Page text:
Fibroid Embolisation

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This leaflet tells you about the procedure known as fibroid embolisation, explains what is involved and what the possible risks are. It is not meant to be a substitute for informed discussion between you and your doctor, but can act as a starting point for such a discussion. It is almost certain that you are having the fibroid embolisation done as a pre-planned procedure, in which
case you should have plenty of time to discuss the situation with your Consultant and the Radiologist who will be doing the fibroid embolisation, and perhaps even your own GP. If you need the fibroid embolisation as an emergency, then there may be less time for discussion, but none the less you should have had sufficient explanation before you sign the consent form.

What is fibroid embolisation?
Fibroid embolisation is a way of treating fibroids by blocking off the arteries that feed the fibroids, the uterine arteries, and making the fibroids shrink. It is performed by a Radiologist (a Doctor that specialises in x-rays), rather than a surgeon, and is an alternative to an operation.

Why do I need fibroid embolisation?
Other tests that you have had done will have shown that you are suffering from fibroids, and that these are causing you considerable symptoms. Your Gynaecologist and your GP should have told you all about the problems with fibroids, and discussed with you ways of dealing with them. Previously, most fibroids have been treated by an operation, generally a hysterectomy, where the womb is removed altogether. In your case, it has been decided that embolisation is the more appropriate treatment.

Who has made the decision?
The Doctors in charge of your case, and the Radiologist doing the fibroid embolisation, will have discussed the situation, and feel that this may be the most suitable treatment. However, it is very important that you have had the opportunity for your opinion to be taken into account, and that you feel quite certain that you want the procedure doing. If, after full discussion with your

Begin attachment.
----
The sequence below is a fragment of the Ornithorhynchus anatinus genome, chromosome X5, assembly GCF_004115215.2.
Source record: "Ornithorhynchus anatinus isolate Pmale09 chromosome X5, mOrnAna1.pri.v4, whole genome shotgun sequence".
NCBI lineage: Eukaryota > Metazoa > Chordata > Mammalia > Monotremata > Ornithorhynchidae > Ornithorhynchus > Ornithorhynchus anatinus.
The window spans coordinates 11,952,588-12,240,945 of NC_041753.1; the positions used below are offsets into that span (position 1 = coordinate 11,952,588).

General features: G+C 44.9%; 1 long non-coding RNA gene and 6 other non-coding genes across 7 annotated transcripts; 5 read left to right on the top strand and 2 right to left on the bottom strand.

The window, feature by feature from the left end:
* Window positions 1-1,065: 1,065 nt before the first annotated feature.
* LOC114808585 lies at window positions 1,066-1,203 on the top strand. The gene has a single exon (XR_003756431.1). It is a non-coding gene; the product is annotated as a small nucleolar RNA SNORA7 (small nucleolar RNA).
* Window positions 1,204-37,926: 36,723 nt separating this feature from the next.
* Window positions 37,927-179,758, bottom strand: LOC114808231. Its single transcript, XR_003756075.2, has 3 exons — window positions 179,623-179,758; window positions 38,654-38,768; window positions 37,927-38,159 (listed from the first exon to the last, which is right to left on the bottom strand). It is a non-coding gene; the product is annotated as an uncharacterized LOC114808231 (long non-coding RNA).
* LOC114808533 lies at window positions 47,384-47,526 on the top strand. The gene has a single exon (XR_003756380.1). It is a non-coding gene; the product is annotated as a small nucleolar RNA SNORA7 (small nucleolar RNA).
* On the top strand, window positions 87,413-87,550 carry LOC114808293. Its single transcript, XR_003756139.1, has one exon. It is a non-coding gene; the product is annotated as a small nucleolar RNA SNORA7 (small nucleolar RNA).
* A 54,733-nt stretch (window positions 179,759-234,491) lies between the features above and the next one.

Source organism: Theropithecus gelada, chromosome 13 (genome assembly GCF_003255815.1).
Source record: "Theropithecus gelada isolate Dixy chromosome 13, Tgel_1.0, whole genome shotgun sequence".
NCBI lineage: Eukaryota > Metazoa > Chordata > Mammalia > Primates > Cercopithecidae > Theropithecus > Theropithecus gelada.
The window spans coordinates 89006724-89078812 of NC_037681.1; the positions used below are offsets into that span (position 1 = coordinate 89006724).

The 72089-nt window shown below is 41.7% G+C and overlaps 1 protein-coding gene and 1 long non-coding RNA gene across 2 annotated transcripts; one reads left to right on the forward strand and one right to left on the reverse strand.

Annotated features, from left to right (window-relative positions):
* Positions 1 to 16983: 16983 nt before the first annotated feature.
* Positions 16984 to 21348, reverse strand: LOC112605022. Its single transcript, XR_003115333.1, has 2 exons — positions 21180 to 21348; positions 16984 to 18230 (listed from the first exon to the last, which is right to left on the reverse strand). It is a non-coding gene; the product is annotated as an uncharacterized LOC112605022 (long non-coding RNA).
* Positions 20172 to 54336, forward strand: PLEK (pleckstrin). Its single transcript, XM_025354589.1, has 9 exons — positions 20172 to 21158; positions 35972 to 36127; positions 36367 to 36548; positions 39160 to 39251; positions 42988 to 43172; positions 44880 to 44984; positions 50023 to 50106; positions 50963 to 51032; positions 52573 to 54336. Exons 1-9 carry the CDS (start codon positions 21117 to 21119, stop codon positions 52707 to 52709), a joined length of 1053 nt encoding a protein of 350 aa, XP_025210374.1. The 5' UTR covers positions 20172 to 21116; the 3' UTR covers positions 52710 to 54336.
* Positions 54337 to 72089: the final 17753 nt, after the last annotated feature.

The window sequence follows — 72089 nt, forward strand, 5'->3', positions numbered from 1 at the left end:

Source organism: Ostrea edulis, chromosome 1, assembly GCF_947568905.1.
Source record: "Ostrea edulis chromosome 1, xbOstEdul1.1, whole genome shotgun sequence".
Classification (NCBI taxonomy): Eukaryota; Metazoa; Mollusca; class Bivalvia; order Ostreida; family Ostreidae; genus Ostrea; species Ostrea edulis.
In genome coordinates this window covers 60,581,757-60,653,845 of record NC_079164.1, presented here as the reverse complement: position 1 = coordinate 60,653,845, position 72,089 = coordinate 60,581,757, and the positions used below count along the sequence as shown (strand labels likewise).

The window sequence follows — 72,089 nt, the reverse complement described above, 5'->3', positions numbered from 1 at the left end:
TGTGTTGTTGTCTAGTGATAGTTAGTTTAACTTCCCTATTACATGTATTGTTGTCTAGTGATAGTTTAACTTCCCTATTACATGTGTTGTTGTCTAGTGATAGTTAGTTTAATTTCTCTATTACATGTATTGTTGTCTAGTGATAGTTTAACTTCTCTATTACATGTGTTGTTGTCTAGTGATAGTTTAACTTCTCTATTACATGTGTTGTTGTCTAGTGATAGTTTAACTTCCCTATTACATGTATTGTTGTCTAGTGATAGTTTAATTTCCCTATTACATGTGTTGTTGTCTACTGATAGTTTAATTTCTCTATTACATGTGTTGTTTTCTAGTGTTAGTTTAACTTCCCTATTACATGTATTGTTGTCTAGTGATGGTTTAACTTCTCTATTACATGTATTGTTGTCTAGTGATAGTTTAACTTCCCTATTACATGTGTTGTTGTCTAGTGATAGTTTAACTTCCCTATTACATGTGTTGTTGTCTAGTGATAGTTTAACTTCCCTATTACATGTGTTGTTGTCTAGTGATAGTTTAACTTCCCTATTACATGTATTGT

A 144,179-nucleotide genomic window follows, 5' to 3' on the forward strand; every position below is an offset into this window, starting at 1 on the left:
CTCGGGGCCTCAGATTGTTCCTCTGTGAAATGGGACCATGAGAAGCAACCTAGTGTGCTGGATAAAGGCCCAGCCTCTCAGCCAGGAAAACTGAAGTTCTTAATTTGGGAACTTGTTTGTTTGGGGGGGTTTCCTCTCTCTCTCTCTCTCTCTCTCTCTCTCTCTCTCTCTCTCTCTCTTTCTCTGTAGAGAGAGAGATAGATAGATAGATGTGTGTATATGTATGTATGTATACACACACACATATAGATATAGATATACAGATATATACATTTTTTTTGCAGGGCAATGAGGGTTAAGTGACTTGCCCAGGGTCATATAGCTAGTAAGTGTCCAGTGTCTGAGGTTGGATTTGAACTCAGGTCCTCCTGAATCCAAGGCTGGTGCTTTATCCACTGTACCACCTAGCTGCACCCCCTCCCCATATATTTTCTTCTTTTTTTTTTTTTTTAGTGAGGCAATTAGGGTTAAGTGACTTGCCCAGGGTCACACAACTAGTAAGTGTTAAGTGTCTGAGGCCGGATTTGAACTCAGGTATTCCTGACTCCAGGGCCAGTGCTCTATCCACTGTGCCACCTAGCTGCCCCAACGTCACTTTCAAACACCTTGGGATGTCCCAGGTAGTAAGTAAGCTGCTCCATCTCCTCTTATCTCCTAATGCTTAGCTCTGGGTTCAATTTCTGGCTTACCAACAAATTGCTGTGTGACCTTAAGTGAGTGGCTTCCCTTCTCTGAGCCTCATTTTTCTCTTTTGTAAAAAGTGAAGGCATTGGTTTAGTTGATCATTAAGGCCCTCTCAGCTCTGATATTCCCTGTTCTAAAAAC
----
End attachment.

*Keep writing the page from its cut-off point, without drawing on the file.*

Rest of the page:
doctors, you do not want the fibroid embolisation carried out, then you must decide against it.

Who will be doing the fibroid embolisation?
A specially trained doctor called a Radiologist. Radiologists have special expertise in using x-ray equipment, and also in interpreting the images produced. They need to look at these images while
carrying out the procedure. Consequently, Radiologists are the best trained people to insert needles and fine catheters into blood vessels, through the skin, and place them correctly.

Where will the procedure take place?
The procedure will be carried out in the specially adapted Interventional Suite in the x-ray department.

How do I prepare for fibroid embolisation?
You need to be an in-patient in the hospital. You will probably be asked not to eat for 6 hours beforehand. You will be asked to put on a hospital gown. A plastic cannula will be put into a vein usually in the back of your hand. If you have any allergies, you must let your doctor know. If you have previously reacted to intravenous contrast medium, the dye used for kidney x-rays and CT
scanning, you must also tell your doctor about this.

What actually happens during fibroid embolisation?
You will lie on the x-ray table, generally flat on your back. You will also have a monitoring device attached to your chest and finger, and may be given oxygen through small tubes in your nose. The radiologist will keep everything sterile and will wear a theatre gown and gloves. The skin near the point of insertion, probably the groin, will be swabbed with antiseptic, and then most of the rest of your body covered with a theatre drape. The skin and deeper tissues over the artery in the groin will be anaesthetised with local anaesthetic, and then a needle will be inserted into this artery. Once the radiologist is satisfied that this is correctly positioned, a guide wire is placed through the needle, and into this artery. Then the needle is withdrawn allowing a fine, plastic tube, called a catheter, to be placed over the wire and into this artery.

The radiologist will use the x-ray equipment to make sure that the catheter and the wire are then moved into the correct position, into the other arteries which are feeding the fibroid. These arteries are called the right and left uterine arteries. A special x-ray dye, called contrast medium, is injected down the catheter into these uterine arteries, and this may give you a hot feeling in the pelvis. Once the fibroid blood supply has been identified, tiny particles are injected through the catheter into these small arteries which nourish the fibroid. This silts up these small blood vessels and blocks them so that the fibroid is starved of its blood supply. At the end of the procedure, the catheter is withdrawn and the radiologist then presses firmly on the skin entry point for several minutes, to prevent any bleeding.

Will it hurt?
When the local anaesthetic is injected, it will sting to start with, but this soon passes off, and the skin and deeper tissues should then feel numb. You may feel some discomfort during the procedure itself. However, there will be a nurse, or another member of staff, standing next to you and looking after you. If the procedure does become too painful for you, then they will be able to arrange for you to have some painkillers through the needle in your arm. As the dye, or contrast medium, passes around your body, you may get a warm feeling, which some people can find a little unpleasant. However, this soon passes off and should not concern you.